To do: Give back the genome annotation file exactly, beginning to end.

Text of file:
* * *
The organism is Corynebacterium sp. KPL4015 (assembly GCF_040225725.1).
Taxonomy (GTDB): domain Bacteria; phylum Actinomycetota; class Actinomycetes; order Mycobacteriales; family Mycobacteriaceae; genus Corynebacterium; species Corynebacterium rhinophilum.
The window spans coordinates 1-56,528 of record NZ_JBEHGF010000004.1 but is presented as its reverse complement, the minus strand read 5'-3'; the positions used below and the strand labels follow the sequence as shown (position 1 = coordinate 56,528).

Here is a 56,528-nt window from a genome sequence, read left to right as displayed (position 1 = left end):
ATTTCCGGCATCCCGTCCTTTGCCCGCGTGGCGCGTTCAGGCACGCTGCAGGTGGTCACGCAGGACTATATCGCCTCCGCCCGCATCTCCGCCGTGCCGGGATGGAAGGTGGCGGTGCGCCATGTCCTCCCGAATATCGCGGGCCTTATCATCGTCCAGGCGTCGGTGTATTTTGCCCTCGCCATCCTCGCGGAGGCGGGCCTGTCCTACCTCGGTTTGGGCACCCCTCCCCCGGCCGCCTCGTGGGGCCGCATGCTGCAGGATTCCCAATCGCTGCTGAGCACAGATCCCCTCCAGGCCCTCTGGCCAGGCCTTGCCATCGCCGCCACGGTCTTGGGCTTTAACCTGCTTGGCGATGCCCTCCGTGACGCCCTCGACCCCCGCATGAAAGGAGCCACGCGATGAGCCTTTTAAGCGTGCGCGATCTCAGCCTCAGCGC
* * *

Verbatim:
The organism is Corynebacterium sp. KPL4015 (assembly GCF_040225725.1).
Taxonomy (GTDB): domain Bacteria; phylum Actinomycetota; class Actinomycetes; order Mycobacteriales; family Mycobacteriaceae; genus Corynebacterium; species Corynebacterium rhinophilum.
The window spans coordinates 1-56,528 of record NZ_JBEHGF010000004.1 but is presented as its reverse complement, the minus strand read 5'-3'; the positions used below and the strand labels follow the sequence as shown (position 1 = coordinate 56,528).

Here is a 56,528-nt window from a genome sequence, read left to right as displayed (position 1 = left end):
ATTTCCGGCATCCCGTCCTTTGCCCGCGTGGCGCGTTCAGGCACGCTGCAGGTGGTCACGCAGGACTATATCGCCTCCGCCCGCATCTCCGCCGTGCCGGGATGGAAGGTGGCGGTGCGCCATGTCCTCCCGAATATCGCGGGCCTTATCATCGTCCAGGCGTCGGTGTATTTTGCCCTCGCCATCCTCGCGGAGGCGGGCCTGTCCTACCTCGGTTTGGGCACCCCTCCCCCGGCCGCCTCGTGGGGCCGCATGCTGCAGGATTCCCAATCGCTGCTGAGCACAGATCCCCTCCAGGCCCTCTGGCCAGGCCTTGCCATCGCCGCCACGGTCTTGGGCTTTAACCTGCTTGGCGATGCCCTCCGTGACGCCCTCGACCCCCGCATGAAAGGAGCCACGCGATGAGCCTTTTAAGCGTGCGCGATCTCAGCCTCAGCGC